1882 – Arnold Rothstein – was an American racketeer, businessman, and gambler who became a kingpin of the Jewish mob in New York City. He was widely reputed to have organized corruption in professional athletics, including conspiring to fix the 1919 World Series. Rothstein was also a mentor of future crime bosses Lucky Luciano, Meyer Lansky, Frank Costello, Bugsy Siegel, and numerous others. Rothstein transformed organized crime from a thuggish activity by hoodlums into a big business run like a corporation. He gained notoriety as the person who first realized that Prohibition was a business opportunity, a means to enormous wealth, who understood the truths of early 20th-century capitalism (giving people what they want) and came to dominate them. His notoriety inspired several fictional characters based on his life, portrayed in contemporary and later short stories, novels, musical theater productions, television shows, and films, including the character Meyer Wolfsheim in The Great Gatsby. Rothstein refused to pay a large debt resulting from a fixed poker game and was murdered on November 6, 1928. His illegal empire was broken up and distributed among a number of other underworld organizations and led in part to the downfall of Tammany Hall and the rise of reformer Fiorello La Guardia. Ten years after his death, his brother declared Rothstein’s estate was insolvent.
1897 – Marcel Petiot – was a French medical doctor and serial killer. Despite showing early signs of mental illness and criminal behavior, Petiot served in the First World War, graduated from an accelerated medical program, and began a dubious medical career that included performing abortions and supplying narcotics. His political career was marked by scandal, theft, and corruption. During the Second World War, Petiot operated a fraudulent escape network, offering safe passage to those wanted by the Germans for a fee, only to murder them, steal their valuables, and dispose of their bodies. He preyed mainly on Jews, partisans, and common criminals, people seeking safe passage. In total, he was suspected of around 60 murders, but only the remains of 23 victims were found in the basement of his Paris home. Captured in 1944, Petiot claimed to be a Resistance hero who only killed enemies of France. He was convicted of 26 counts of murder and was executed by guillotine on May 25, 1946, at La Santé Prison, Paris, France. His life and heinous crimes have been depicted in film and comic books. His crimes were the inspiration for Henri Troyat’s novel “La Tête sur les épaules” (1951; “A Good Head on His Shoulders”) and the film “Docteur Petiot” (1990).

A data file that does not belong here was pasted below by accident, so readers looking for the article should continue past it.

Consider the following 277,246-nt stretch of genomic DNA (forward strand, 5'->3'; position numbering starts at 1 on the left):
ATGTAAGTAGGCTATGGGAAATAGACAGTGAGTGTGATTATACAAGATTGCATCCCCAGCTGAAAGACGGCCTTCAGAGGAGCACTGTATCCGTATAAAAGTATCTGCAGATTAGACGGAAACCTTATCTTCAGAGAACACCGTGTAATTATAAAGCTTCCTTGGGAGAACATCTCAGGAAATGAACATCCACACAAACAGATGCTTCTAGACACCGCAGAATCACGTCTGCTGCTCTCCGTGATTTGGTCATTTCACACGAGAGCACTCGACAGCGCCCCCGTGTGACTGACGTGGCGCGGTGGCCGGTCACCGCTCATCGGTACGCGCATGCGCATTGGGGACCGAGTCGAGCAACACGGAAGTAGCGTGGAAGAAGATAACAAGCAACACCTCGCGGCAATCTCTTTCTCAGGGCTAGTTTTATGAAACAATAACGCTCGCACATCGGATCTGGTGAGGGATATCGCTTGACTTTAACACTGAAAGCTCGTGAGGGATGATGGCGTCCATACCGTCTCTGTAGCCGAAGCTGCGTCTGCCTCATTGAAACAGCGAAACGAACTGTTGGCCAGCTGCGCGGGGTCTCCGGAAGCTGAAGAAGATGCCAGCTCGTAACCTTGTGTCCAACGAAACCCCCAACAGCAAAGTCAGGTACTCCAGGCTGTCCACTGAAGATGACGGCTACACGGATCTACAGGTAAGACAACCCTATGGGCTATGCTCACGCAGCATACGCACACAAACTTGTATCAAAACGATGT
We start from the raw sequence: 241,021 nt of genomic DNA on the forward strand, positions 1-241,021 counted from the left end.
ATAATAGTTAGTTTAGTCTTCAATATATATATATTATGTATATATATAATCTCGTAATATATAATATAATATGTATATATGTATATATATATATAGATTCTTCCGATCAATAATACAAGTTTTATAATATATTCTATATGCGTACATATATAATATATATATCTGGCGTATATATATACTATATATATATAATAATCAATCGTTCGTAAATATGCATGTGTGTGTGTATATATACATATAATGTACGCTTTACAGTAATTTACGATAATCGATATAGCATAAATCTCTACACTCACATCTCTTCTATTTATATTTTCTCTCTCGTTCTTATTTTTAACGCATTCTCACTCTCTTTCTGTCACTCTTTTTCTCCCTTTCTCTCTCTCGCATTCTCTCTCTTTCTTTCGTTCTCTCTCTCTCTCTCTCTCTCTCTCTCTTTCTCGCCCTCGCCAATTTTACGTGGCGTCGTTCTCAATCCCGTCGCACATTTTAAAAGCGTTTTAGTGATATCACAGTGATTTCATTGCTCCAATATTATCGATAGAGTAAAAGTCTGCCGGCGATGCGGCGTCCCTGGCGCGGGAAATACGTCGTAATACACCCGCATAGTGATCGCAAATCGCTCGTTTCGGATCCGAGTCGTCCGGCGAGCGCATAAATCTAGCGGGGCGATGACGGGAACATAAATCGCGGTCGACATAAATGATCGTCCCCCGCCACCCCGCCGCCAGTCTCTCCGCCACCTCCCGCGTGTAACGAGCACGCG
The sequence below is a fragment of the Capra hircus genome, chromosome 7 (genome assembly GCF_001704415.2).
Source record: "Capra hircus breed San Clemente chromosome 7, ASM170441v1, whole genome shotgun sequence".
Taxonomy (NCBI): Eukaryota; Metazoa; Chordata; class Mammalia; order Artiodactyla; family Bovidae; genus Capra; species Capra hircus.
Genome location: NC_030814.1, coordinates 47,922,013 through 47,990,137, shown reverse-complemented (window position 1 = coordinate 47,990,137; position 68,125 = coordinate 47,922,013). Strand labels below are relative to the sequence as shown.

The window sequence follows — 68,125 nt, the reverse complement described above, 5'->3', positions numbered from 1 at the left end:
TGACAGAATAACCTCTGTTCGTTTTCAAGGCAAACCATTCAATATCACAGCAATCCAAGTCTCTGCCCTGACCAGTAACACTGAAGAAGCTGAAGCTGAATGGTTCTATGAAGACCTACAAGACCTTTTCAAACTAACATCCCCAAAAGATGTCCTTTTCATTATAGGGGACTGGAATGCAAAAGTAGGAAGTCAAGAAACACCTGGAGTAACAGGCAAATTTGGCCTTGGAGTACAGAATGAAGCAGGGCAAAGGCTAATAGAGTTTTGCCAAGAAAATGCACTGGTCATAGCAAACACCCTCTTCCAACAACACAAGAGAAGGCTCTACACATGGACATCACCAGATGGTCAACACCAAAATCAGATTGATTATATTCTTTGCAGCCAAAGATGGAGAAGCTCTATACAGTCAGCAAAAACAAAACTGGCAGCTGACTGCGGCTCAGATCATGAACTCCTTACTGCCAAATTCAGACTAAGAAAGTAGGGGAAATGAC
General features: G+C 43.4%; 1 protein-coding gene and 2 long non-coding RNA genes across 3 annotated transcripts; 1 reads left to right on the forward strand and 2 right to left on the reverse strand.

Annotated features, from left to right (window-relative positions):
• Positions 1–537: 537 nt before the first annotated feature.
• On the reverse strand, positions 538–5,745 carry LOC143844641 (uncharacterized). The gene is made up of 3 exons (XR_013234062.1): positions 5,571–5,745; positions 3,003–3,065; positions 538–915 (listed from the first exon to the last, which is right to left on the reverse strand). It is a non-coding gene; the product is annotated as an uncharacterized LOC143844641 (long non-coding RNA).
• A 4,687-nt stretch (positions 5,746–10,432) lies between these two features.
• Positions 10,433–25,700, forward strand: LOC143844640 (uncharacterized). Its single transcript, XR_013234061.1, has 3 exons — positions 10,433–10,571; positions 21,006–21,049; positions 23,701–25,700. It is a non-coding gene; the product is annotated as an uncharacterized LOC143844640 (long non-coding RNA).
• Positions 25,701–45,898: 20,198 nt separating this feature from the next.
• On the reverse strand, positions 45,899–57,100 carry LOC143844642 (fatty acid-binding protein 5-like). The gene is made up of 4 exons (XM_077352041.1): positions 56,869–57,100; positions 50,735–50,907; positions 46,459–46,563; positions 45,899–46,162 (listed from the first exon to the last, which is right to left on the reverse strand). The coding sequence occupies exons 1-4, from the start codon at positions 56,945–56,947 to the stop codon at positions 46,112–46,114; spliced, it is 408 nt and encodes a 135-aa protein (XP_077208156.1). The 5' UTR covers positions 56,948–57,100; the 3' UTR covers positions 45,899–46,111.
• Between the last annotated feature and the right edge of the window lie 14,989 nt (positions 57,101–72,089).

1899 – Al Capone – was a notorious American gangster who rose to infamy during the Prohibition era. His parents were Italian immigrants Gabriele Capone and Teresa Capone. His father was a barber and his mother was a seamstress, both born in Angri, a small comune outside of Naples in the Province of Salerno. Capone dropped out of school in the sixth grade and became involved in various criminal activities. In his early twenties, he moved to Chicago and became a bodyguard and trusted factotum for Johnny Torrio, head of a criminal syndicate that illegally supplied alcohol. This was the forerunner of the Chicago Outfit, a network of bootleggers, smugglers, gamblers, and prostitutes, which Capone would later lead. Capone was known for his violence and ruthlessness, especially against rival gangsters. His reign as a crime boss ended when he was convicted of tax evasion in 1931 and sentenced to 11 years in prison. He was confined in the Atlanta Penitentiary and Alcatraz before being released in 1939. Capone showed signs of neurosyphilis early in his sentence and became increasingly debilitated. He was released after almost eight years of incarceration. On January 25, 1947, he died of cardiac arrest after suffering a stroke. Capone’s life and criminal activities have had a lasting impact on American popular culture.